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Example 1

"I check "the" milk prices whenever I am in "a" supermarket."

What does the "the milk prices" refer to?

Does it refer to the milk prices in the "supermarket" in the whenever-clause?

Does that mean definite article can come first and indefinite article, the one being referred to, comes later like Example 1?

3 Answers 3

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The choice of article has nothing to do with the order in which they appear in a sentence. Broadly speaking, we use the definite article for something specific or unique and the indefinite for something non-specific and countable.

In this example the speaker is saying they always do this check whenever they visit supermarkets. So, it is 'a' supermarket because there are many of them, but 'the' prices because they mean the specific prices in whichever supermarket they happen to be visiting at the time. The price in one may be different from the price in another.

Consider these examples:

I buy an apple every time I visit the supermarket.

This is because there are many apples and they aren't buying a specific one, and they aren't referring to visiting different supermarkets.

I went to the supermarket and spoke to the manager.

This means a specific supermarket and a specific manager (or the only one the supermarket has).

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    "..they aren't referring to ... different supermarkets" with "the supermarket". I would only quibble that "the supermarket" doesn't necessarily refer to a particular supermarket. It's like going to "the theater". It refers to shopping at any supermarket, as "the theater" or "the hospital" refers to any theater or any hospital. Hard to explain to a non-native speaker. Generic "the". Nov 3, 2023 at 11:20
  • @TimR I agree but that is a completely different question. Certain public places are used with the definite article when speaking in general (museum, theatre, cinema, park, hotel, station, airport), but others are used with no article (school, college, university, church, hospital, prison). In my last example the definite article isn't there simply because of that rule - if you said "I went to a supermarket and spoke to the manager" it would sound like you chose a supermarket at random and had no purpose in speaking the manager. I would read that to mean a specific manager in specific shop
    – Astralbee
    Nov 3, 2023 at 11:38
  • It has nothing to do with "public places" per se. The rule is far broader than that. Nov 3, 2023 at 11:47
  • @TimR I added the words "broadly speaking" to my answer earlier with a view to excluding this broader, off-topic deviation to which you have referred.
    – Astralbee
    Nov 3, 2023 at 18:03
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The definite article can confer "genericity" on its complement.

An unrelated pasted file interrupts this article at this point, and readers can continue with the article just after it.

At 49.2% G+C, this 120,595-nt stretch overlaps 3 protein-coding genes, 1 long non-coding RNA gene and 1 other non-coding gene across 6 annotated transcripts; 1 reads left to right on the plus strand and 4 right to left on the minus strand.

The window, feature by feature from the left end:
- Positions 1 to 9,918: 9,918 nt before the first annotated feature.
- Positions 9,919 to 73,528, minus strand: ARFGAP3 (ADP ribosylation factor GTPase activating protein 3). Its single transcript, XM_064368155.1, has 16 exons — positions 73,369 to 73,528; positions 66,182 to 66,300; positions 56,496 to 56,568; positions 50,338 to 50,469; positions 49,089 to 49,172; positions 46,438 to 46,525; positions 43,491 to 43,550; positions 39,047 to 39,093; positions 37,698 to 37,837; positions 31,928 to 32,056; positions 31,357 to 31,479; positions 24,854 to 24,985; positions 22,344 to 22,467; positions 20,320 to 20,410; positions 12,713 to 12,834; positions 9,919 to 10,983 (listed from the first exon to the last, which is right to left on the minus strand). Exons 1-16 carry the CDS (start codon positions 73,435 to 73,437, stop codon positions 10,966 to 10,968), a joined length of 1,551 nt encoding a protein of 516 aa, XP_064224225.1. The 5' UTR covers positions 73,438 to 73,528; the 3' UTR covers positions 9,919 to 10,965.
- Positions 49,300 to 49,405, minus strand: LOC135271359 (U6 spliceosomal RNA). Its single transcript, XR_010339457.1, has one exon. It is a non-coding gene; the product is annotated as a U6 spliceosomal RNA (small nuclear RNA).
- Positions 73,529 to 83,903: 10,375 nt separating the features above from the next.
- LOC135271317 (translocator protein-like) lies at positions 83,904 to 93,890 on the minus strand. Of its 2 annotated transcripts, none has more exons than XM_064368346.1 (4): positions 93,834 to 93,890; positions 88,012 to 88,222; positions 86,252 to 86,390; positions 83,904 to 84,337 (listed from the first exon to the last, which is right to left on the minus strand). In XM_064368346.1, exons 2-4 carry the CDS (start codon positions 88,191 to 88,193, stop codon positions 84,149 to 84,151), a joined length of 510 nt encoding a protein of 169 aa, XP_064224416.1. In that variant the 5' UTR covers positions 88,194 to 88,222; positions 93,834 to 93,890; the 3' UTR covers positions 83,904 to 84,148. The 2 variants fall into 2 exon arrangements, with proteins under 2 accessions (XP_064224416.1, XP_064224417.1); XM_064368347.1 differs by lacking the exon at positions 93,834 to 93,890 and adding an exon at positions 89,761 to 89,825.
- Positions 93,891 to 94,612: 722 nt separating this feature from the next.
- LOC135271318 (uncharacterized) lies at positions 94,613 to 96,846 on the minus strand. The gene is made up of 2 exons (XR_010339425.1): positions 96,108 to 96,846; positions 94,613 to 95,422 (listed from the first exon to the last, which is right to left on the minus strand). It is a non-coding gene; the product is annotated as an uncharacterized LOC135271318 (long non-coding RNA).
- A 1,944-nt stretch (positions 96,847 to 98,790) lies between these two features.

I like going to the theater.

He is in the hospital.

Saturday is when I go to the supermarket, and the first thing I do is check the milk prices.

Every morning I listen to the weather on the radio and at night I turn on the TV and watch the news.

These are not references to a particular theater, hospital, supermarket, milk prices, weather, radio, TV, or news; the reference is generic in nature. To paraphrase the above:

I enjoy watching plays.

He is an in-patient.

I shop on Saturdays and the first thing I do when I'm there is check how much milk costs.

Every morning I listen to my radio to hear that day's weather and I turn on TV every night to find out what happened that day.

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  • This doesn't answer the question, though. The OP believes that articles must obey some rule related to their order of appearance in a sentence. You make no mention of this. This answer really just mirrors your comment on my answer and seems to be addressing only a technicality of my answer that you picked up on.
    – Astralbee
    Nov 3, 2023 at 11:44
  • It does answer the question. My answer explains why it's "the milk prices". Nov 3, 2023 at 11:50
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It seems you're following a commonly taught rule of grammar too strictly.

You've probably heard that first you say "a", and after that you say "the". This is only true if both "a" and "the" refer to the same thing.

In your example, "price of milk" is not the same thing as "supermarket", so this rule doesn't apply.

It's bad grammar to say "the supermarket" and then say "a supermarket" if it's the same supermarket. But if it's different nouns, there's no problem.

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